My twin sister, Sara, and I have always found comfort in mirroring each other. I’ve met twins who went out of their way to look different, but since childhood, we’ve embraced our similarities.
When we were 4, Sara and I asked our mom if we could cut our hair off. It was really long, practically down to our butts, and with our round faces, we looked like little cherubs. At the salon, I went first, and we did a whole series of photos of me with the short hair next to Sara with her long hair. There are so many gendered attachments to long hair, and we didn’t like being feminine, so you could see the unbridled happiness in our eyes once our hair was short.
Not long after that, we wanted to get our ears pierced, and I went first then too. I was absolutely traumatized by the first earring and didn’t want to go through with the other one. So Sara got only one piercing as well. She basically was like, “Well, if Tegan’s going to have only one earring, then I’ll have only one.”
We’ve both always had a really alternative aesthetic, and looking back, I wonder if we made some choices together because there was a comfort in having another person taking that risk too. If there are two girls with one earring wearing baggy jeans and rainbow chain necklaces to school, maybe it’s not as weird.
We’ve gone in drastically different directions only once, in our senior year of high school. Around that time our band had started to gain some momentum musically, and I was feeling confident. I cut my hair to near chin length. I did it on a complete whim, but I truly felt transformed. Sara kept her hair longer. So for five months or so, we had very different looks and hairstyles, and I remember feeling like an individual—it was so exciting.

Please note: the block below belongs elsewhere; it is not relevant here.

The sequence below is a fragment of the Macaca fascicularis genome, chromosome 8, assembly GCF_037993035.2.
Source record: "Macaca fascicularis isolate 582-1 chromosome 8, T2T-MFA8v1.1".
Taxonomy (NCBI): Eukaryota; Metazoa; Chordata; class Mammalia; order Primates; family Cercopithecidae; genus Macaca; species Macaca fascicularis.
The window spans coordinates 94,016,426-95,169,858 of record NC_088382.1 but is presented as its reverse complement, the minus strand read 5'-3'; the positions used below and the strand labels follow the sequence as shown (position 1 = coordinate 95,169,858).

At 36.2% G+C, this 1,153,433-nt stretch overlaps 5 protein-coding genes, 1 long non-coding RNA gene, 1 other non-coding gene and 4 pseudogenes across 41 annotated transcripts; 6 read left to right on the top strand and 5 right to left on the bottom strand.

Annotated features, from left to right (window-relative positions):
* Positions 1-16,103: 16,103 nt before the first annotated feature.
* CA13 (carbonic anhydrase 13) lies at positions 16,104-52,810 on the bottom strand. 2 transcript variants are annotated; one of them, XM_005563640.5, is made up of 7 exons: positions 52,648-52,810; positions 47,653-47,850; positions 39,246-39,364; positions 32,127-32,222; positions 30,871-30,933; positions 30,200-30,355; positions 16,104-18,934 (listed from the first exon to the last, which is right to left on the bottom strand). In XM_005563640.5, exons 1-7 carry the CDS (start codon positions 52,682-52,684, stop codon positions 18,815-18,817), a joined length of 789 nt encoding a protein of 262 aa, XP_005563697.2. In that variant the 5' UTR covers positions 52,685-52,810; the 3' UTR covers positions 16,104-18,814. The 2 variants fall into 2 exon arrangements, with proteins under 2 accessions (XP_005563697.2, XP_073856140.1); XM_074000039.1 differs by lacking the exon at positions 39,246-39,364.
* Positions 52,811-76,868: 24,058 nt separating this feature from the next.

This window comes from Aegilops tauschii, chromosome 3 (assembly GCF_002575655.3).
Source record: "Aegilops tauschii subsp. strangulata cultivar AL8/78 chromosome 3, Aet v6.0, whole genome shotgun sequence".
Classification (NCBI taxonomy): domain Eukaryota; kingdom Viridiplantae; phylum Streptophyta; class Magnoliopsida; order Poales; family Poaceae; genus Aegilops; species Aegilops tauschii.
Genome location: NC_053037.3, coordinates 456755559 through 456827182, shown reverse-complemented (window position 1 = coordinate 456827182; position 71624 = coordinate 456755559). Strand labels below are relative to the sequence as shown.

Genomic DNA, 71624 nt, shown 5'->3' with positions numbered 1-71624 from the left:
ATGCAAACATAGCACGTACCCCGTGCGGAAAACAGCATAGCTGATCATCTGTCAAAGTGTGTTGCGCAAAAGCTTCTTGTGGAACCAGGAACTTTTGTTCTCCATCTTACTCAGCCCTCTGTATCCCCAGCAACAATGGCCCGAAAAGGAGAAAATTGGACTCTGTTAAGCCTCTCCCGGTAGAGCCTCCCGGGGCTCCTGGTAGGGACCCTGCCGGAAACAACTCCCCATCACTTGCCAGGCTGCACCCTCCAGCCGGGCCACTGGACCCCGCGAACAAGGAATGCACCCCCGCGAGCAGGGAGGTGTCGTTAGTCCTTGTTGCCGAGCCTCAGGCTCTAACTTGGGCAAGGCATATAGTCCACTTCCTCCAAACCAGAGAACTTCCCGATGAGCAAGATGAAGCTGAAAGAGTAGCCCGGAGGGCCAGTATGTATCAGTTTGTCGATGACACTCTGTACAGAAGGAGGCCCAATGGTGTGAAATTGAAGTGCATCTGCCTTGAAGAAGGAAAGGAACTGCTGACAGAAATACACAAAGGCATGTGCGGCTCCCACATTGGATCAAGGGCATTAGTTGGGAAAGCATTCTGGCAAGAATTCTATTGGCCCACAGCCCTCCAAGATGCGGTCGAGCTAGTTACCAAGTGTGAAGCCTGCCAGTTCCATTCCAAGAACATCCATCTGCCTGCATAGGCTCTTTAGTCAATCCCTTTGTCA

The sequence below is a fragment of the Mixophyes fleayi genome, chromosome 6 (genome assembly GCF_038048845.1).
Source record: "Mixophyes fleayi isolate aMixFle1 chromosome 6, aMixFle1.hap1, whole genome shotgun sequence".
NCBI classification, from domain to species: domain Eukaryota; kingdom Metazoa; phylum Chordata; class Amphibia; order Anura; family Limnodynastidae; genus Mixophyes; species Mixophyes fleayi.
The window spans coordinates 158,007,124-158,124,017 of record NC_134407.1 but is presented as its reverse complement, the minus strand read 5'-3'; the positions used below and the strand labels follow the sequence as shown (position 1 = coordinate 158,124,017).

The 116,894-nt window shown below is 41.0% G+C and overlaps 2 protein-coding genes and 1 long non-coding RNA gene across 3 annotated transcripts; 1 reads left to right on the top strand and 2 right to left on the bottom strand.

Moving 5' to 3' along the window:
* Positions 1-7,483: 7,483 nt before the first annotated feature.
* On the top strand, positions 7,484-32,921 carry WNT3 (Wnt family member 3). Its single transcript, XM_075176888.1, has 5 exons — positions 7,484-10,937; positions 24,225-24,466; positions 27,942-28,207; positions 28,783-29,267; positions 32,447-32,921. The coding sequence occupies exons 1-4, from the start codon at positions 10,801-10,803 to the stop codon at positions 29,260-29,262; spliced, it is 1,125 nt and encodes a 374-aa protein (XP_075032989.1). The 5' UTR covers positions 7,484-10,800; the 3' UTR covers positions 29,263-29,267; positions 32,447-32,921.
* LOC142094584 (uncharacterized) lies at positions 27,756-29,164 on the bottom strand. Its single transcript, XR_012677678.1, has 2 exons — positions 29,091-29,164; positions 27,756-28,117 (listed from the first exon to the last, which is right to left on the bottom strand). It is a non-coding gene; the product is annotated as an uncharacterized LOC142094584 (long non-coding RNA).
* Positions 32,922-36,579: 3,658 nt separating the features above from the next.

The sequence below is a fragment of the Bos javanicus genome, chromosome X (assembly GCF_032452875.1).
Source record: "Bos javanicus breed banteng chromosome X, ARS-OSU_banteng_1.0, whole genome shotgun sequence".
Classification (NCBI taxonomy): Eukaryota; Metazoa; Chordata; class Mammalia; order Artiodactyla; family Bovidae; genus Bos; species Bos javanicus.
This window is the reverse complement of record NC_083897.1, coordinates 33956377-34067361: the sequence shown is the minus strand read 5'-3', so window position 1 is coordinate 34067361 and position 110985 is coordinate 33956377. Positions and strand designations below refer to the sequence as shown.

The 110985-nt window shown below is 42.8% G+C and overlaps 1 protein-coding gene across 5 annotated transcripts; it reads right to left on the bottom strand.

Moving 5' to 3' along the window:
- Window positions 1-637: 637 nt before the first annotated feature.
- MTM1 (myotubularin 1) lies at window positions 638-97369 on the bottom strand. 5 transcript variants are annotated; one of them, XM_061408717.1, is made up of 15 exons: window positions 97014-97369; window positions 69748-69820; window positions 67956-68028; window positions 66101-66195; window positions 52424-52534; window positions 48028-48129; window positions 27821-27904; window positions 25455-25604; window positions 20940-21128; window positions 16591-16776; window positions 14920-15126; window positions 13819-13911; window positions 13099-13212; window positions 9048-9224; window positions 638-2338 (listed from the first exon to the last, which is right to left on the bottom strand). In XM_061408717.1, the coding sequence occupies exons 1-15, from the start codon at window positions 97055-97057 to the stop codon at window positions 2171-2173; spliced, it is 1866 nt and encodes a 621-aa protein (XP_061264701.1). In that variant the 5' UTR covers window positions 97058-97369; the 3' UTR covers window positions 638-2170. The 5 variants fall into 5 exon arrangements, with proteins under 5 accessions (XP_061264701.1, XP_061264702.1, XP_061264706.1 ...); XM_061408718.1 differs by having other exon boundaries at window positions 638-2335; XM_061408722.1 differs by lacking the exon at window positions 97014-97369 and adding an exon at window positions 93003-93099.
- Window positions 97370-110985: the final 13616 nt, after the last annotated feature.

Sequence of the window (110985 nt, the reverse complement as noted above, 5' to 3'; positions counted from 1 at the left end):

On our 18th birthday, we went to the hair salon together, and Sara shaved her head and dyed her hair blond, and I cut mine off too. At the time, all our friends were going off to college, and we had chosen to do music and felt really united in our transformation. I think we needed a physical change, both of us, for the start of this new life. And since then we’ve been very aware that, for the band, our look had to stay in sync as well as match the vibe of each album. Our image as a duo sometimes takes priority over what I personally desire. There are times when I want to shave my head again or grow my hair long, but that may not fit the look for the album cycle we’re in.
Over the years I’ve realized that having an identical twin is like having a live 3-D model of yourself in terms of trying out clothes or makeup. Sometimes I’ll buy something new and not like it on myself ... and then I see Sara wearing it and looking good, which changes the way I feel about it. I use her as a mirror when an actual mirror wouldn’t satisfy what I’m looking for. I think that’s why we end up with similar haircuts and clothing. The reverse is also true: If one of us becomes too extreme or strays too far style-wise, we do antagonize each other. It’s like, “Get in line!”
Our whole lives we’ve been treated as a unit. The other day someone came backstage and hugged me and said, “How are you guys?” and it was just me alone in the room. When someone says, “Sorry, I don’t know if you’re Tegan or Sara,” it doesn’t offend me, even though I think we look really different.
If you look at photos of us, it’s hard to tell, but I’m actually a little taller than Sara. (Sometimes photographers will strategically place us so we look the same height.) Aesthetically, I’ve always been a bit more tomboyish, and Sara’s more feminine and fine-featured.
Interestingly enough, I love the right side of my face, and Sara loves the left side of hers. So we always try to pose in a way that allows us to each put our best face forward. This has led us, of course, to all these theories that we’re really, truly meant to be one person and we’ve been split in half—like that old Greek myth of Zeus cutting humans in two to punish them for trying to attack the gods. In that story the humans spend the rest of their lives searching for their other halves, their soul mates. That has resonated with us as identical twins. We always joke that we’re incomplete as individuals because we were meant to be one person.
—As told to Leigh Belz Ray